Taxing millionaires is not really included in his proposal but it does really include $580 billion in adjustments to health and entitlement programs, including $248 billion to Medicare and $72 billion to Medicaid.

    After much ado about nothing (Buffett Rule), many people will think that Obama did actually include that tax hike in his proposal when he will not.

    Also regardless of how much pain the cost shifting may cause people on Medicare let alone the effects of reducing Medicaid, many people will just be grateful that Obama did not include raising the age for Medicare in this proposal.    


    Oh God (none / 0) (#28)
    by Militarytracy on Mon Sep 19, 2011 at 08:30:26 AM EST
    Well, if he isn't flat out promising to do it it won't be done.  We know that with Obama, that is how he rolls.  He threw that out there and waited for the Republicans to say that the rich need to be taxed less than secretaries so the whole country could instantly hate them in this crisid.  And they did, it is working like a charm.  But it's just bull$hit huh?  CNN is completely missing that fact every half an hour.  They are saying this is what the President wants...period. If he wanted it, it would be included.  Sort of like public option all over again.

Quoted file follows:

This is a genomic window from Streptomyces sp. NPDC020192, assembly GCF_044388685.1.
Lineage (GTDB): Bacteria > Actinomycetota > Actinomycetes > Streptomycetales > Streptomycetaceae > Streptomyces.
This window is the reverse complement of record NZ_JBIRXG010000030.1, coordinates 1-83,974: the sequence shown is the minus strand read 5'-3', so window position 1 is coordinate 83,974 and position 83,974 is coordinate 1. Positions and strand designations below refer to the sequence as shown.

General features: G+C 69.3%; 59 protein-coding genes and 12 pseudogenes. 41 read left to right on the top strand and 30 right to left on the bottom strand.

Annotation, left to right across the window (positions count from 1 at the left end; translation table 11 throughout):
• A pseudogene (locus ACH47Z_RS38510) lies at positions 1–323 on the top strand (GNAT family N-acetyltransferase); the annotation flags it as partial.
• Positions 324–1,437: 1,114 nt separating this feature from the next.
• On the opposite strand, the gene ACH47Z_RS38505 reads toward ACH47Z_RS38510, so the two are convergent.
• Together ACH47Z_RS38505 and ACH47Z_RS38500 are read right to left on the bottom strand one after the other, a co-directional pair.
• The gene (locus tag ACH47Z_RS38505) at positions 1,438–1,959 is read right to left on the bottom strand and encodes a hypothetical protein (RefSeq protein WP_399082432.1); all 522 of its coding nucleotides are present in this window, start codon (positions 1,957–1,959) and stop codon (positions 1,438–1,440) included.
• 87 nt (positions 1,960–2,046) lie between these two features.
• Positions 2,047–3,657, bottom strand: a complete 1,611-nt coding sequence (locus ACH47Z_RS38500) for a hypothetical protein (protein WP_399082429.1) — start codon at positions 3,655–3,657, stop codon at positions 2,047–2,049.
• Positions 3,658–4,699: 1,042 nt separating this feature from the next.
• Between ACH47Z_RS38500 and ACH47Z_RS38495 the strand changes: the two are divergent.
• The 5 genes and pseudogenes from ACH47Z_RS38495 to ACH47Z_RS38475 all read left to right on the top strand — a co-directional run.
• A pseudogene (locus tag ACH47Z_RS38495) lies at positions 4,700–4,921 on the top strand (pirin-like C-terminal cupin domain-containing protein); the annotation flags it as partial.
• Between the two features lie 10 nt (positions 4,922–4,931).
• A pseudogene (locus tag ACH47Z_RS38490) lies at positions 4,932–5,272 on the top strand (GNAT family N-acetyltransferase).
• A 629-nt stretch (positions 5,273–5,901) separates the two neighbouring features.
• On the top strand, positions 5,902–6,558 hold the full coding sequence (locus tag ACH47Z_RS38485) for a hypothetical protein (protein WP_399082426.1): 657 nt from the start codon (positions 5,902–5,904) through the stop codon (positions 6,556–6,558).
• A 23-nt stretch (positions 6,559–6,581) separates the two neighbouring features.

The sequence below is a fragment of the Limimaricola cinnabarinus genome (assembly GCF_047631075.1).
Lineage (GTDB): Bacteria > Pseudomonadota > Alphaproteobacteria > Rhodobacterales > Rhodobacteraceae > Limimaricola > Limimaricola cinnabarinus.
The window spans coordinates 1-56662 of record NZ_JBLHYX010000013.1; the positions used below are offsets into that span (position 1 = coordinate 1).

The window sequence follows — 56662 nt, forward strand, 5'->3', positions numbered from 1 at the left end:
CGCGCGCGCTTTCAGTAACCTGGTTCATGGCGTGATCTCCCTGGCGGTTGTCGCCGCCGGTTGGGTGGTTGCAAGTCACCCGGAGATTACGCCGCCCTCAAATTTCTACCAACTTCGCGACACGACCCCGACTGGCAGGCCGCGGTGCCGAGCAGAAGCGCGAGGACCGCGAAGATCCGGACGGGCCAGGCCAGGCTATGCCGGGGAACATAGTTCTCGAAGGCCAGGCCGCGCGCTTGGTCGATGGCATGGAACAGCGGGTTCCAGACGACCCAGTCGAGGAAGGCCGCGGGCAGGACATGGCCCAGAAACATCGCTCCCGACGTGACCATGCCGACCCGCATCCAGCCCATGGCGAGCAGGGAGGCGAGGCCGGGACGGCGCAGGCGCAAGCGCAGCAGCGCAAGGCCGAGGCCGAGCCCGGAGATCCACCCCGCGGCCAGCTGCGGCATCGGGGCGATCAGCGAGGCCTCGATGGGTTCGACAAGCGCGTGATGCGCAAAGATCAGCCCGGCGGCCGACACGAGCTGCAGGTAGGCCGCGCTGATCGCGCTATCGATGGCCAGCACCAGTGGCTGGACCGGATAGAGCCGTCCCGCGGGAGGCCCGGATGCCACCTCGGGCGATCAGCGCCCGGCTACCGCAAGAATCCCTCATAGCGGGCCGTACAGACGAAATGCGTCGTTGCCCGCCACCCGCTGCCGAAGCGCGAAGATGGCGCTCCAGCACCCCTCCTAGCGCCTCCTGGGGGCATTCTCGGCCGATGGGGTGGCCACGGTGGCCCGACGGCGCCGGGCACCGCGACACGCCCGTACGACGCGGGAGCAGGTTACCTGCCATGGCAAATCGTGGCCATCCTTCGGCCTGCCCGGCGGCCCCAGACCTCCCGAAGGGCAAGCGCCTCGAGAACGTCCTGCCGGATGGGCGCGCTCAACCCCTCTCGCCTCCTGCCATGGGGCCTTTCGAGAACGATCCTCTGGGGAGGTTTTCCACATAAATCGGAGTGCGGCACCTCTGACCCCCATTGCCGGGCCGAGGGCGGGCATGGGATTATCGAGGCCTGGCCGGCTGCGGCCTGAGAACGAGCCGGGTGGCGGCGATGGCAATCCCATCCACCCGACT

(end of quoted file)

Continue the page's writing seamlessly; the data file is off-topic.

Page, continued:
This isn't governance, it's campaign politics. (5.00 / 9) (#33)
    by Anne on Mon Sep 19, 2011 at 08:58:34 AM EST
    Glenn Greenwald points us to Matt Taibbi, who has an excellent article up at Rolling Stone that addresses Obama's believability:

    Feigning progressive leanings for political gain is Obama's modus operandi; as Matt Taibbi recently put it in explaining why he no longer listens to Obama's speeches: